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#9 on our list of the Best Christmas Movies Ever!
Bill Murray is one of the most consistently funny men in the history of modern cinema, and one of those folks who can make even the most mediocre scripts rather enjoyable. Such is the case with SCROOGED, the film that I've chosen as the #9 Christmas film of all time. It's one of my least favorite Bill Murray movies, but even with that stigma, it still manages to make a top ten best list. That certainly says something about our man Murray.
Of course, unlike the previous movie I reviewed for the top ten, THE REF, this is a tried-and-true Christmas movie. Sure, it's a little more uncouth and rough around the edges than a MIRACLE ON 34TH ST., but it still focuses on the holiday as its main plot point and delivers an uplifting little message at the end. I guess that has a lot to do with the fact that SCROOGED is an update of the Charles Dickens classic A Christmas Carol, a story that every person who's ever celebrated the yuletide spirit has to be familiar with.
It's a pretty fun little update, with Murray in the role of our updated Scrooge, Francis X. Cross. Cross is a big-time television exec, and like all big-time television execs in the world of cinema, he's a cold, thoughtless bastard who only cares about himself. Some of his victims include his secretary Grace Cooley (Alfre Woodard), who serves as the black female version of Bob Cratchit, and Eliot (Bobcat Goldthwait), who is fired by Cross and later comes back like a disgruntled postal worker. Of course, in keeping with the original novel, Cross is visited by three Christmas ghosts: Past (Carol Kane), Present (David Johansen), and Future (some big dude in a black robe with a TV for a head). We all know how the story goes, Scrooge has his little change of heart, and goes on to love Christmas once and for all. Except in this version, he does a big sing and dance number to let the world know how he feels.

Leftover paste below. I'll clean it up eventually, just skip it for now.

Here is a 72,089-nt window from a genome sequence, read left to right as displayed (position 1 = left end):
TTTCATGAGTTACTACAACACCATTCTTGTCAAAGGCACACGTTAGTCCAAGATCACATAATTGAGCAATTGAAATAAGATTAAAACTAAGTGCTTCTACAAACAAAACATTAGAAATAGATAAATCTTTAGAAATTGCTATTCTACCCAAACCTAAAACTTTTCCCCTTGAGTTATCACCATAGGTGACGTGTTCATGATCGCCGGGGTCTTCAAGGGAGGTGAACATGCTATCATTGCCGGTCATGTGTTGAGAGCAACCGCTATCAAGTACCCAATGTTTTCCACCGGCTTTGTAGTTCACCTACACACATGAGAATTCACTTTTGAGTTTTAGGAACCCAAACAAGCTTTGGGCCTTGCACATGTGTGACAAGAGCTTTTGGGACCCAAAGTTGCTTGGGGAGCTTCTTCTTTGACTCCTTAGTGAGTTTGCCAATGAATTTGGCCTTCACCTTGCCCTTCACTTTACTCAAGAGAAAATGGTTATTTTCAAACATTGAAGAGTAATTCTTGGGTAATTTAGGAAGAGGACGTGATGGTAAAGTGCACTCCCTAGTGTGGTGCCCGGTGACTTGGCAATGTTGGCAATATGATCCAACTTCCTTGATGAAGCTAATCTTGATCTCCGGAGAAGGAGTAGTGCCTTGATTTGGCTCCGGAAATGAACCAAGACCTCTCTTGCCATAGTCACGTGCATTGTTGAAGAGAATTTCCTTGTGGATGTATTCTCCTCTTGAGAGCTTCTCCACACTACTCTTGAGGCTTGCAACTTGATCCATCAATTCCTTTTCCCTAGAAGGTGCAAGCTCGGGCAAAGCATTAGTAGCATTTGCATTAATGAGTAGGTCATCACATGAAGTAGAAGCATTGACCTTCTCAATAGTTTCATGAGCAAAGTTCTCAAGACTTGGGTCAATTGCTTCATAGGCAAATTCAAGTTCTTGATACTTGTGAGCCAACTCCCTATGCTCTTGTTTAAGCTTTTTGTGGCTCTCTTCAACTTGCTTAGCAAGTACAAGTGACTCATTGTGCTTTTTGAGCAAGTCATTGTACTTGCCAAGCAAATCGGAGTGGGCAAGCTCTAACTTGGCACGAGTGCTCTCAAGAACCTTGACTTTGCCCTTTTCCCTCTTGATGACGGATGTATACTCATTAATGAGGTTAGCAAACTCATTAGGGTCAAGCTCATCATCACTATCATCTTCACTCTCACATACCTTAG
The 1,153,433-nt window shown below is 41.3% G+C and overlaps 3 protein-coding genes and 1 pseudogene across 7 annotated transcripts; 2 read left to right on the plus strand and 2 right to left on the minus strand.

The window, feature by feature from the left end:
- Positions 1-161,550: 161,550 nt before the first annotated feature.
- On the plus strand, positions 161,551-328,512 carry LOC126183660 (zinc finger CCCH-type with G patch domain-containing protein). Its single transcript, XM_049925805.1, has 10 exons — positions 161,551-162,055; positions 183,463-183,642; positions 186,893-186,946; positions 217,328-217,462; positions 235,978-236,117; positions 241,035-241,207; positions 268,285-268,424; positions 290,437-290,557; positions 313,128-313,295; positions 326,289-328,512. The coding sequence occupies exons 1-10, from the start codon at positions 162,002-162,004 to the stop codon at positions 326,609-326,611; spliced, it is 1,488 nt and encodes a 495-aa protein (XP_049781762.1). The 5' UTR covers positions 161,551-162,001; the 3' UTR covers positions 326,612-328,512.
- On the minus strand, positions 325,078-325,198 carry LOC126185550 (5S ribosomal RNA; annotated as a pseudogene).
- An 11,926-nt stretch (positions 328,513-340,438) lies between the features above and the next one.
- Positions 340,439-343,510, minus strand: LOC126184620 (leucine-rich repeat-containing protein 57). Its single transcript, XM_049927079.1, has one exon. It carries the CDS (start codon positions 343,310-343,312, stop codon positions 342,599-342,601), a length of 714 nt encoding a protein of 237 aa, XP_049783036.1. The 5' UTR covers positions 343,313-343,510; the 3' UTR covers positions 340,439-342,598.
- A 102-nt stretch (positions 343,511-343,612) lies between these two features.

Well, it's certainly not a terrible movie, but it could stand to be better. I blame that mainly on the fact that Richard Donner is a pussy (yeah, Richard, you thought you were going to get through a review without that, huh?). Murray does his best to keep the film enjoyable, but even he can't get by some of the hurdles. The tone is muddled, the characters aren't very likeable, and the film has some particularly slow parts that just weigh it down. There are some memorable moments, but again, it's not the best thing Murray has done. At one point, Cross suggests using staples to affix antlers on to the head of mice during a live television version of the same story that the movie itself is taken from. That's kind of retarded in itself. Not the antler part, which is kinda funny, but the fact that they're doing "Scrooge". Why not some other holiday classic? Isn't there a such thing as too much of a good spoof?
Anyway, what saves the film are its performances. Murray is the gel that holds everything together; without him, all the gags would be lost and the film would just be stuck in the ground from the opening reel. Goldthwait, Kane, and Karen Allen do a fine job of bringing life to their characters. Overall, definitely one that merits repeat viewings and holds up after several years, even with its imperfections.
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